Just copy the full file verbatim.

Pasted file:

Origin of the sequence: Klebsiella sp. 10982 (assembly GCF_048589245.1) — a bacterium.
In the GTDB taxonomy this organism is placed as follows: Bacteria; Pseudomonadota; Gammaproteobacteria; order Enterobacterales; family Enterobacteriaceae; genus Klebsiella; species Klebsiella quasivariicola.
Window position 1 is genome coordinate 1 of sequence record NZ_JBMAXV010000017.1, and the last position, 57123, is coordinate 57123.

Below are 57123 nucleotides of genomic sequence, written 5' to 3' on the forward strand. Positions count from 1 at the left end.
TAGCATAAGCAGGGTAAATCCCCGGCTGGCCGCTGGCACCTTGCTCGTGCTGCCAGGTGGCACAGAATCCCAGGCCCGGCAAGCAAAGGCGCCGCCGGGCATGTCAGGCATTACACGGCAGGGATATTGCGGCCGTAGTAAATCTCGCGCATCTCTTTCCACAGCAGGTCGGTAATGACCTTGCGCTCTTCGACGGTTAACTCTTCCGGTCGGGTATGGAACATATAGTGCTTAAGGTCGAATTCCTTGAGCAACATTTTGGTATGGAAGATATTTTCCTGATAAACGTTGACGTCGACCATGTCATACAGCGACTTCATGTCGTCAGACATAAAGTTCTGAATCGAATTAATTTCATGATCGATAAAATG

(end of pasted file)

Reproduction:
Origin of the sequence: Klebsiella sp. 10982 (assembly GCF_048589245.1) — a bacterium.
In the GTDB taxonomy this organism is placed as follows: Bacteria; Pseudomonadota; Gammaproteobacteria; order Enterobacterales; family Enterobacteriaceae; genus Klebsiella; species Klebsiella quasivariicola.
Window position 1 is genome coordinate 1 of sequence record NZ_JBMAXV010000017.1, and the last position, 57123, is coordinate 57123.

Below are 57123 nucleotides of genomic sequence, written 5' to 3' on the forward strand. Positions count from 1 at the left end.
TAGCATAAGCAGGGTAAATCCCCGGCTGGCCGCTGGCACCTTGCTCGTGCTGCCAGGTGGCACAGAATCCCAGGCCCGGCAAGCAAAGGCGCCGCCGGGCATGTCAGGCATTACACGGCAGGGATATTGCGGCCGTAGTAAATCTCGCGCATCTCTTTCCACAGCAGGTCGGTAATGACCTTGCGCTCTTCGACGGTTAACTCTTCCGGTCGGGTATGGAACATATAGTGCTTAAGGTCGAATTCCTTGAGCAACATTTTGGTATGGAAGATATTTTCCTGATAAACGTTGACGTCGACCATGTCATACAGCGACTTCATGTCGTCAGACATAAAGTTCTGAATCGAATTAATTTCATGATCGATAAAATG